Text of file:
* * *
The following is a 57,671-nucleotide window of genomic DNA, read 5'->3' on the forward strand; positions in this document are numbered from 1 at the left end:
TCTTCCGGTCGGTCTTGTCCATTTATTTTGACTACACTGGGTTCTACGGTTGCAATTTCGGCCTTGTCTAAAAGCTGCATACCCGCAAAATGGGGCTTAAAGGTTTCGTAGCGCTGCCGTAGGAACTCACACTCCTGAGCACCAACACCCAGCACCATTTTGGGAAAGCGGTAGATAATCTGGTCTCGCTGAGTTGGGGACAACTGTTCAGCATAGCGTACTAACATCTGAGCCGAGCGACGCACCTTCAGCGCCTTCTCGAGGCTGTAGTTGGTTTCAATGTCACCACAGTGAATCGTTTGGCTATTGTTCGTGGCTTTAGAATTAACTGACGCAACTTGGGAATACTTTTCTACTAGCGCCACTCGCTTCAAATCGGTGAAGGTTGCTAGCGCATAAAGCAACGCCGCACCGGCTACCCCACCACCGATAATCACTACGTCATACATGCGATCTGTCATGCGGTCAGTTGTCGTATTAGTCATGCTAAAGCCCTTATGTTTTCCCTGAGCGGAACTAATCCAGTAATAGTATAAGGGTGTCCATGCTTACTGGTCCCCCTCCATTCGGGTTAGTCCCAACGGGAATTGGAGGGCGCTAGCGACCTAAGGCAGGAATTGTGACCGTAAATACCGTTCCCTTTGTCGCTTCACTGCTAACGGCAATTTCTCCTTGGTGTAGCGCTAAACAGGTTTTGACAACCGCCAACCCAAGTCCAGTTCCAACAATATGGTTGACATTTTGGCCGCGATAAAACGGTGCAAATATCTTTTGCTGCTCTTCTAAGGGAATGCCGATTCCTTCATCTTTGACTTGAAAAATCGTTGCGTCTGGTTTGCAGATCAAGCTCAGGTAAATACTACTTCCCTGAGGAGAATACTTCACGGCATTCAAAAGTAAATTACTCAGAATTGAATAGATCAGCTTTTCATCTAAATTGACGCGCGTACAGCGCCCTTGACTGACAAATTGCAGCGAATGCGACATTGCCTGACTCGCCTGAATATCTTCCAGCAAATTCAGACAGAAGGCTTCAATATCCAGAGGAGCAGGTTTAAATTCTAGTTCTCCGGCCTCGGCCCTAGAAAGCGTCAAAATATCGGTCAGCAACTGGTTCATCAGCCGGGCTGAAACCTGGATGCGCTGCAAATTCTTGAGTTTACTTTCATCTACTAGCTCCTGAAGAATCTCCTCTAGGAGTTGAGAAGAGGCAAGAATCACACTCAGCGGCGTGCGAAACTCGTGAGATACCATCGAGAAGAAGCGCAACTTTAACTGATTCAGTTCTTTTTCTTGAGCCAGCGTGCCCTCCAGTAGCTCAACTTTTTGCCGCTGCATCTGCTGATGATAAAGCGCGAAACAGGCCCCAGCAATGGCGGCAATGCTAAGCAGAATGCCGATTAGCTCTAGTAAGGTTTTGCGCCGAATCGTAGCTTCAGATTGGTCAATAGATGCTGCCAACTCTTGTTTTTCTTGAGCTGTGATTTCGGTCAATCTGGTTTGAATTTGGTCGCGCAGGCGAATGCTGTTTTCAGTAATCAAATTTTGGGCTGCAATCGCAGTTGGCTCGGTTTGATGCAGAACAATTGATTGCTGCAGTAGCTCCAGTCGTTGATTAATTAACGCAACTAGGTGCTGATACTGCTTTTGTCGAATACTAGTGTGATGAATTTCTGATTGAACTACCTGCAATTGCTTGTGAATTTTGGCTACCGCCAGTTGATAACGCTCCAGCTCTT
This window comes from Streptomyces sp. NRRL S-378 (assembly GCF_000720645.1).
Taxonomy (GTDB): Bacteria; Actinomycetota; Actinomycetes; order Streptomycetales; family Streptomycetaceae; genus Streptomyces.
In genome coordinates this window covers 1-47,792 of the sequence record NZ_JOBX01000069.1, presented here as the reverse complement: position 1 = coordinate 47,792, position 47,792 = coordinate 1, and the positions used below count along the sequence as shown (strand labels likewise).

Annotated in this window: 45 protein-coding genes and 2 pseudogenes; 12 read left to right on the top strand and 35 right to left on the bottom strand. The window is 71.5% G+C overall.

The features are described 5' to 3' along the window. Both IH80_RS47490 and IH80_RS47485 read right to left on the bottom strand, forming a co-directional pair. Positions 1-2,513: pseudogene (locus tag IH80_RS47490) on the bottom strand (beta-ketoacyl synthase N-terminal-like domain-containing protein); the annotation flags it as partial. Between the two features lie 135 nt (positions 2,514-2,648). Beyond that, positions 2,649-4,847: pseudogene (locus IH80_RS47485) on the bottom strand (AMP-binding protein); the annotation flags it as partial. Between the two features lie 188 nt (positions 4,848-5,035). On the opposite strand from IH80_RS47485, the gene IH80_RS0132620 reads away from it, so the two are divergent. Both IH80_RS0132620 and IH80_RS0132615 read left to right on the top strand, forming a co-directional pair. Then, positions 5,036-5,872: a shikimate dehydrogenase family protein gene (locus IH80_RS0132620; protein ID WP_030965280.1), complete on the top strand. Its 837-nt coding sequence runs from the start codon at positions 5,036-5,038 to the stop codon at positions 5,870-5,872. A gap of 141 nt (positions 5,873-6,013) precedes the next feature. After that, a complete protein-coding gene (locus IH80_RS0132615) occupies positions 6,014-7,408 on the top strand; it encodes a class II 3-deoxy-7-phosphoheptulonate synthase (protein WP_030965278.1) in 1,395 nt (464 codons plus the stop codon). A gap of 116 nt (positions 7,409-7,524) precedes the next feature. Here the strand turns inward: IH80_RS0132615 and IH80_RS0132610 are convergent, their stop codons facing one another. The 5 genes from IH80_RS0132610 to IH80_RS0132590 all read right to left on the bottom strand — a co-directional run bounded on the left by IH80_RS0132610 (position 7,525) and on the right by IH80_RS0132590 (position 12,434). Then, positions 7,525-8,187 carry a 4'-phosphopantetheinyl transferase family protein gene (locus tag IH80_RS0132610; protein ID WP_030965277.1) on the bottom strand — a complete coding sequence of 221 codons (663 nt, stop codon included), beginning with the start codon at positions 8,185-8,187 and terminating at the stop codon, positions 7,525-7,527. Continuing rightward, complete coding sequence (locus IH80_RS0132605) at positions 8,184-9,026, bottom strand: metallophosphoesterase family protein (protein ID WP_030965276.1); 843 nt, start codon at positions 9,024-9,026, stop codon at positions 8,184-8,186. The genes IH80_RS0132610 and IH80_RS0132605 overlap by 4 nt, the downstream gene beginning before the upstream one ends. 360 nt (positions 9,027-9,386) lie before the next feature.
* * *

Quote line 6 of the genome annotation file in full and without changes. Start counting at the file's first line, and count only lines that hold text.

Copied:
Annotated in this window: 45 protein-coding genes and 2 pseudogenes; 12 read left to right on the top strand and 35 right to left on the bottom strand. The window is 71.5% G+C overall.